DEAR HARRIETTE: I am a 17-year-old girl. My mother and I have been arguing a lot lately. It seems like every time I see her, we get into a fight about something.
Recently, my mother complained that the smell of my perfume was giving her a headache. She says this about every perfume I wear. Or my mom gets mad if she asks me to do a chore and I don't do it right away because I'm doing homework or I already have plans or commitments. If I don't do what she asks immediately, I get grounded.
How do I stop this without flat-out avoiding her? -- Chored-Out, Scarsdale, N.Y.
DEAR CHORED-OUT: It's natural for teens and moms to have moments of friction and frustration. The best thing you can do is to realize that both of you have heated emotions about certain things. How you handle them is what's important. It helps to put yourself in your mother's shoes for a minute.
Your mother could be sensitive to fragrance, especially if it's new for you to wear it. You could apply less perfume or not wear it at all while you are at home. It also could be that your mother associates perfume with adulthood, and that the smell of it makes her uncomfortable about how you are blossoming into a young woman. If that's the case, your mother's reaction is more emotional than rational, and all you can do is ride it out. Over time, she may soften to the idea.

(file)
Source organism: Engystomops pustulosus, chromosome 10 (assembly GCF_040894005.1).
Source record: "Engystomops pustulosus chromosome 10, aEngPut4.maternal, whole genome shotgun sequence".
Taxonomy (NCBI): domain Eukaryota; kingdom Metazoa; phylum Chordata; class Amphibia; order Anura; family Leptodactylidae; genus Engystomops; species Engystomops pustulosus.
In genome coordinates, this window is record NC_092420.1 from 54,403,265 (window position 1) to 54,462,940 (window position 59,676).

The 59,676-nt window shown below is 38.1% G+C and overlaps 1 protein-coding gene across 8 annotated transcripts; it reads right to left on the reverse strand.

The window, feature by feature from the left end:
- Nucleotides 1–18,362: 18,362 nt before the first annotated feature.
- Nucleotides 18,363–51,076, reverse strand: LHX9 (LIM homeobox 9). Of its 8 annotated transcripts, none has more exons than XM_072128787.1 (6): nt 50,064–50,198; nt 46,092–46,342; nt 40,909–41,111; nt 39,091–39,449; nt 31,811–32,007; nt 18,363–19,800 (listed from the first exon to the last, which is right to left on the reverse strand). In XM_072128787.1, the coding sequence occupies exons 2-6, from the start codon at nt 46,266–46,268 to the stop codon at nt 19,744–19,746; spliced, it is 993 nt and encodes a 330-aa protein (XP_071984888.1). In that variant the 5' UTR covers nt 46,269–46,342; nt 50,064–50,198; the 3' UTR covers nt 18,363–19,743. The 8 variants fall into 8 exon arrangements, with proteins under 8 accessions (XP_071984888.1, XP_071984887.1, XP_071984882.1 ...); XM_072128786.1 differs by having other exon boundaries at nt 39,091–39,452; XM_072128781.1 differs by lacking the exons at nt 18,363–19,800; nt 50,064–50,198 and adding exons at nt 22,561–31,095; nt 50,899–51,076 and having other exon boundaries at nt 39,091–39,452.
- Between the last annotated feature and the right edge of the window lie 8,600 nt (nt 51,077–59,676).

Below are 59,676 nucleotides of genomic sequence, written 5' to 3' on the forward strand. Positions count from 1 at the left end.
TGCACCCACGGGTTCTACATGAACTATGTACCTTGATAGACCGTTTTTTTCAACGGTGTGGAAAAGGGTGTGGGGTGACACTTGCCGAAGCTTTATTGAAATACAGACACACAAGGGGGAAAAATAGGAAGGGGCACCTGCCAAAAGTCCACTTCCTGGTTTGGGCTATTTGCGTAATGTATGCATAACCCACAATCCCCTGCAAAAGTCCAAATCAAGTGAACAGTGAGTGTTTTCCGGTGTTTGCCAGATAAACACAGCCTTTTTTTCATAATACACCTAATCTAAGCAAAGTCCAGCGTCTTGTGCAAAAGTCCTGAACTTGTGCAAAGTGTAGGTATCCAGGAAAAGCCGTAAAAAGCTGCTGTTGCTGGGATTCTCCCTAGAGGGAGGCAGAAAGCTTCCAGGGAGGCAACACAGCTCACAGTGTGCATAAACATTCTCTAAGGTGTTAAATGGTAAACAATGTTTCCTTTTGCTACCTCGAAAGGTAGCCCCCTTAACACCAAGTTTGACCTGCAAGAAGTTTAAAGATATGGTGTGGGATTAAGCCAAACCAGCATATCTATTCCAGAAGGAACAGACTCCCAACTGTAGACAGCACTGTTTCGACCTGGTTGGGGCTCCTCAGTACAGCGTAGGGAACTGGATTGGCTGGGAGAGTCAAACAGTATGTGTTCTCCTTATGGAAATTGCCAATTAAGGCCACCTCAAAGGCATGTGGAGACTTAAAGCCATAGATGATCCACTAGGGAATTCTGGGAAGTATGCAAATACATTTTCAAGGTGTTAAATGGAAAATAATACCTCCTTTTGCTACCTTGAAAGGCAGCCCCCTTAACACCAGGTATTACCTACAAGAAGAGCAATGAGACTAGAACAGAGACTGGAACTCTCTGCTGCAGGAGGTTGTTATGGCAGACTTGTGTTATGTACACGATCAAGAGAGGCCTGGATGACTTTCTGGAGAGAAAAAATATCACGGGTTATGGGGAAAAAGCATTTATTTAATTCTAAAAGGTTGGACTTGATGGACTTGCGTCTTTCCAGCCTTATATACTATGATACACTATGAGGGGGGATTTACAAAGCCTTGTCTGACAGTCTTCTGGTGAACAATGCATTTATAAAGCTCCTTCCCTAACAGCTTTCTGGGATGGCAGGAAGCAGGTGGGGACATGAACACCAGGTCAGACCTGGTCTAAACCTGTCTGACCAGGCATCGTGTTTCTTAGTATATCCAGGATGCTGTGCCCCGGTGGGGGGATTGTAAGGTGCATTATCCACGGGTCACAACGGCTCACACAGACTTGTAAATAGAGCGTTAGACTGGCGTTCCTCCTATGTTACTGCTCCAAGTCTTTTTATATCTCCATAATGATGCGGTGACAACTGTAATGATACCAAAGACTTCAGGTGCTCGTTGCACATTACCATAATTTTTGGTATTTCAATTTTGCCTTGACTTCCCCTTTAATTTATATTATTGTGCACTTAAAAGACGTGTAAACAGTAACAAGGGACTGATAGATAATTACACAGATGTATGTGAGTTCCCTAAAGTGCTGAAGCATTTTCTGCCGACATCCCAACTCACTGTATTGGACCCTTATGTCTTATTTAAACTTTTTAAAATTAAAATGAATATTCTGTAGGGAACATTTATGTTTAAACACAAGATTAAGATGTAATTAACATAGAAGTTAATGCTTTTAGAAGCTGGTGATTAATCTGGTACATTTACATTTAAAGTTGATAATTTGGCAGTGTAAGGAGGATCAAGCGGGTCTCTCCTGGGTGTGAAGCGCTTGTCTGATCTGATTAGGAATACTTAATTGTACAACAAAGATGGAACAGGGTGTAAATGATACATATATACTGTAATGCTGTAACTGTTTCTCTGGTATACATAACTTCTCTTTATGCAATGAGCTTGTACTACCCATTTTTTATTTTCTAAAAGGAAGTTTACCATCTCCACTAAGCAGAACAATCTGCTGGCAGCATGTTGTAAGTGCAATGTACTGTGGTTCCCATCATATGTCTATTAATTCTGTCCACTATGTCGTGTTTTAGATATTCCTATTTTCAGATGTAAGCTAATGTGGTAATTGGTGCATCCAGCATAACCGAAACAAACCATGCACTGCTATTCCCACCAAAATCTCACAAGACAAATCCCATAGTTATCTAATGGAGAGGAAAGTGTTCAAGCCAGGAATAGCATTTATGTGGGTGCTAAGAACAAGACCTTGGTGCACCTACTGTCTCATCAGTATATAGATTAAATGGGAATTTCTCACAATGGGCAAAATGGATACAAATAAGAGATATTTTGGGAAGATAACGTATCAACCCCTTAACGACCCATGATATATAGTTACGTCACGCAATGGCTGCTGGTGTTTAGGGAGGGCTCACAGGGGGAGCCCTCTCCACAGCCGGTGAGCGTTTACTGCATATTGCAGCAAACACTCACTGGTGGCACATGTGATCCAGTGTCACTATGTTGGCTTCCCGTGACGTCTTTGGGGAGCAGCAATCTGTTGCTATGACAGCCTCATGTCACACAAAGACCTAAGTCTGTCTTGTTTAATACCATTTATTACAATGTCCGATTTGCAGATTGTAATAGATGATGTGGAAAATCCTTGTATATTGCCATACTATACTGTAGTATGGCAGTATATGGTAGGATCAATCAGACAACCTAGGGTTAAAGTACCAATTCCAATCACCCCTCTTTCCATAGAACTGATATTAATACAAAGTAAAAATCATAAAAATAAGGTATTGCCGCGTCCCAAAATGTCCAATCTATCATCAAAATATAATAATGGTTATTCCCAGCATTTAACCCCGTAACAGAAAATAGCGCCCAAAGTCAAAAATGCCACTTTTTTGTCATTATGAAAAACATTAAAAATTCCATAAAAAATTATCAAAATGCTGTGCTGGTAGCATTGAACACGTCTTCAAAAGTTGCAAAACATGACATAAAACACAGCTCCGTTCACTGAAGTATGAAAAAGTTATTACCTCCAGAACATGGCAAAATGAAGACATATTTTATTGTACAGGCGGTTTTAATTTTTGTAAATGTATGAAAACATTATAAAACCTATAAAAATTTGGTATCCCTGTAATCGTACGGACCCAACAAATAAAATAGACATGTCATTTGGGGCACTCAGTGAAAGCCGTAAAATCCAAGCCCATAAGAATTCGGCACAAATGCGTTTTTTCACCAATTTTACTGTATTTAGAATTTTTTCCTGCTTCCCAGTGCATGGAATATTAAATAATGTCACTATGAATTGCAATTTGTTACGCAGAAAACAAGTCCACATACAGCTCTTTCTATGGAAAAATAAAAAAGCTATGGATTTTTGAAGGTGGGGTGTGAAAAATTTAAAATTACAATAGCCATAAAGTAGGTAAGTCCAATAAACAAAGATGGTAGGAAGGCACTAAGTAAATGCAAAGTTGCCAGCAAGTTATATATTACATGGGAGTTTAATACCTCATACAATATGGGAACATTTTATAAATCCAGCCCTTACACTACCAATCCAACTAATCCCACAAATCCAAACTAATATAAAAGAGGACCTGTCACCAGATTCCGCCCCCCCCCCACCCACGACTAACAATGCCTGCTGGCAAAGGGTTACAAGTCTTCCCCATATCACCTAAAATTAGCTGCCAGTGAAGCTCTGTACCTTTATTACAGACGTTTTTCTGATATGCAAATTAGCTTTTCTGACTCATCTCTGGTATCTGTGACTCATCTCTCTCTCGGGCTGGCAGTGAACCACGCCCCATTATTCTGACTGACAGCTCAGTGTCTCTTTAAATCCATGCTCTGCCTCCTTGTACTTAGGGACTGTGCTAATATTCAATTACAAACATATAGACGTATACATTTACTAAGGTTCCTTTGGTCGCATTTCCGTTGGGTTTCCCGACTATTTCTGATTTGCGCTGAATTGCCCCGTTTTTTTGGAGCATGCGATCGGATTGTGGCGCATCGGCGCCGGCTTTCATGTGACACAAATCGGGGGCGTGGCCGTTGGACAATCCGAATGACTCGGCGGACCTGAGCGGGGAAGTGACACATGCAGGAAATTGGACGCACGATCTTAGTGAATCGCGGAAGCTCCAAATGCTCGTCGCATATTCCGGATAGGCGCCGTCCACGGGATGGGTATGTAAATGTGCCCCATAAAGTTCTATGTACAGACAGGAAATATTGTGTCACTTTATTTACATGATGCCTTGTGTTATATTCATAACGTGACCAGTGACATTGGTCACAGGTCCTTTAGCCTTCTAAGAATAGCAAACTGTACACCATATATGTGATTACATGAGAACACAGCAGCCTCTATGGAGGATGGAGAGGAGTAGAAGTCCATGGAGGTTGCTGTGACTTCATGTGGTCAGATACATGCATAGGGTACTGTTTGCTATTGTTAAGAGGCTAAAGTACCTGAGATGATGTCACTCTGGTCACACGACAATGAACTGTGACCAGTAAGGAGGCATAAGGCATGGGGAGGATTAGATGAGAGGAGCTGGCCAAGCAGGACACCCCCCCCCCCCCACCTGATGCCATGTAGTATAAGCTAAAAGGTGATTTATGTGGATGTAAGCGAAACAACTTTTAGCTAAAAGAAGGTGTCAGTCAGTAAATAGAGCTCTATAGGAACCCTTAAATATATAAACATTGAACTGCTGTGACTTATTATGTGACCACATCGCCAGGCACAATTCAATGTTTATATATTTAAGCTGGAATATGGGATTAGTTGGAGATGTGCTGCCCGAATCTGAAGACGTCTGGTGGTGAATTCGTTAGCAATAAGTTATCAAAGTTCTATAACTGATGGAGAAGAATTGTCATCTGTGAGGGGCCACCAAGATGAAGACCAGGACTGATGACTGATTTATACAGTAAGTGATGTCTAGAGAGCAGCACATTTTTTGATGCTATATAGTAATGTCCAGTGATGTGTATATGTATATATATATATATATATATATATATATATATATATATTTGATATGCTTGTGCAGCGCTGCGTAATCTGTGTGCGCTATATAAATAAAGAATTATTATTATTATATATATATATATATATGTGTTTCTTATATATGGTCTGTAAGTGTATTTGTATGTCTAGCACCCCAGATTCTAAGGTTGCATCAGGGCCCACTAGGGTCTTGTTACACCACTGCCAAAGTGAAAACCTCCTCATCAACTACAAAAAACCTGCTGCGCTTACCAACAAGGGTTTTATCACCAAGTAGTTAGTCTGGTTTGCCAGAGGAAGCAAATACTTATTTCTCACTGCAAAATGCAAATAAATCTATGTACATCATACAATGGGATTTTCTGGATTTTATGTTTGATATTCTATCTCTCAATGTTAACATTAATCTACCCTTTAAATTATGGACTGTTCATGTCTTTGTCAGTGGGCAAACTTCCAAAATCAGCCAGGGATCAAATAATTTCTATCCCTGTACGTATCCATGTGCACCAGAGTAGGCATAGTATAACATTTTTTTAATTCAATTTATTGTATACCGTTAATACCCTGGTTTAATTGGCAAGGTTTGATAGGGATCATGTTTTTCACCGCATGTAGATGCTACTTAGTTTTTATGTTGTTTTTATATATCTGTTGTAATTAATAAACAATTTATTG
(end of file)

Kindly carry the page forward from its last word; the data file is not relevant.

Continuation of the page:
As for your chores: There's no way you reached 17 years old without knowing what your basic chores are. That means your mother shouldn't have to remind you of them or urge you to complete them. Even if she adds a chore to your schedule, do it. If you complete the task and then jump back into your homework or previously scheduled activity, you will earn a lot of respect from your mother, which will likely earn you more freedom. It really is worth it.
DEAR HARRIETTE: One of my friends, whose daughter is very close to mine, recently hit a financial rough spot. The family needs to move to a different town to cut costs, and my daughter has been asking a lot of questions about why they are moving. Until now, I have been skirting the issue, but I have to tell her something. What should I tell my daughter so that I am not lying to her but also do not embarrass my friends on this private issue? -- Awkward, Seattle
DEAR AWKWARD: I think you should speak to your friend and ask for her wisdom. It may be uncomfortable, but I imagine your friend would appreciate being able to provide the narrative for what's happening in her life.
I recently talked to a woman at my daughter's school whose family is doing the very same thing. This mom explained to her children and to other friends that they were moving to make a lifestyle change. She made it positive, so everyone is excited for them.